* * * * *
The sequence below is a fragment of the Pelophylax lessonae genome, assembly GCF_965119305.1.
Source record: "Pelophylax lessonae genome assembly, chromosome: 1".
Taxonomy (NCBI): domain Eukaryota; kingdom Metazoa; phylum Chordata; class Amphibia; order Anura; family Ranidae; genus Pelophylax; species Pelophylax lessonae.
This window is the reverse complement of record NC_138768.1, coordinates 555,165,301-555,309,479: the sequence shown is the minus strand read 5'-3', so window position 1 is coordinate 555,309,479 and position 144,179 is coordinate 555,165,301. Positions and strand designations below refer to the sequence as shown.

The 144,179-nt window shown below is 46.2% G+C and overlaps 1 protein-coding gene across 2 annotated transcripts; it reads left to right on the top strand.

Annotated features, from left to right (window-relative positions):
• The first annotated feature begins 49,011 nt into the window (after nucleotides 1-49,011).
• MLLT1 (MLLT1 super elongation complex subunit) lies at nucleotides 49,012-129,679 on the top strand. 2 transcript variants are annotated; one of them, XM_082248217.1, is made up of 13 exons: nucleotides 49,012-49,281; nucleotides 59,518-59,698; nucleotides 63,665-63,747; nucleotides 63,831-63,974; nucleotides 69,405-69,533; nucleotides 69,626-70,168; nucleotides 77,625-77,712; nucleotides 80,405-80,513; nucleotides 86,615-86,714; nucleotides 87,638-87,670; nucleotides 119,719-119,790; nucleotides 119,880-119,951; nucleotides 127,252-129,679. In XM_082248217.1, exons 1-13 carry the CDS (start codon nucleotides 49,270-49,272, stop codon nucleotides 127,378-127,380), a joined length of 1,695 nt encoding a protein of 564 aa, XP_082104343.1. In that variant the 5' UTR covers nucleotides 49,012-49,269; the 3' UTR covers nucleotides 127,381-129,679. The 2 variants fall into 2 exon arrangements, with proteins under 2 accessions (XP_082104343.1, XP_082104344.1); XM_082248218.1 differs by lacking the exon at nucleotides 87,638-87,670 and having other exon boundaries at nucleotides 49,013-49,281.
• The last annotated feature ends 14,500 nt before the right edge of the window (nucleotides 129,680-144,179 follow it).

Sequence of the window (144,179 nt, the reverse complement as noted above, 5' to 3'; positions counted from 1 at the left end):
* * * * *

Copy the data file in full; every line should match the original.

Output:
The sequence below is a fragment of the Pelophylax lessonae genome, assembly GCF_965119305.1.
Source record: "Pelophylax lessonae genome assembly, chromosome: 1".
Taxonomy (NCBI): domain Eukaryota; kingdom Metazoa; phylum Chordata; class Amphibia; order Anura; family Ranidae; genus Pelophylax; species Pelophylax lessonae.
This window is the reverse complement of record NC_138768.1, coordinates 555,165,301-555,309,479: the sequence shown is the minus strand read 5'-3', so window position 1 is coordinate 555,309,479 and position 144,179 is coordinate 555,165,301. Positions and strand designations below refer to the sequence as shown.

The 144,179-nt window shown below is 46.2% G+C and overlaps 1 protein-coding gene across 2 annotated transcripts; it reads left to right on the top strand.

Annotated features, from left to right (window-relative positions):
• The first annotated feature begins 49,011 nt into the window (after nucleotides 1-49,011).
• MLLT1 (MLLT1 super elongation complex subunit) lies at nucleotides 49,012-129,679 on the top strand. 2 transcript variants are annotated; one of them, XM_082248217.1, is made up of 13 exons: nucleotides 49,012-49,281; nucleotides 59,518-59,698; nucleotides 63,665-63,747; nucleotides 63,831-63,974; nucleotides 69,405-69,533; nucleotides 69,626-70,168; nucleotides 77,625-77,712; nucleotides 80,405-80,513; nucleotides 86,615-86,714; nucleotides 87,638-87,670; nucleotides 119,719-119,790; nucleotides 119,880-119,951; nucleotides 127,252-129,679. In XM_082248217.1, exons 1-13 carry the CDS (start codon nucleotides 49,270-49,272, stop codon nucleotides 127,378-127,380), a joined length of 1,695 nt encoding a protein of 564 aa, XP_082104343.1. In that variant the 5' UTR covers nucleotides 49,012-49,269; the 3' UTR covers nucleotides 127,381-129,679. The 2 variants fall into 2 exon arrangements, with proteins under 2 accessions (XP_082104343.1, XP_082104344.1); XM_082248218.1 differs by lacking the exon at nucleotides 87,638-87,670 and having other exon boundaries at nucleotides 49,013-49,281.
• The last annotated feature ends 14,500 nt before the right edge of the window (nucleotides 129,680-144,179 follow it).

Sequence of the window (144,179 nt, the reverse complement as noted above, 5' to 3'; positions counted from 1 at the left end):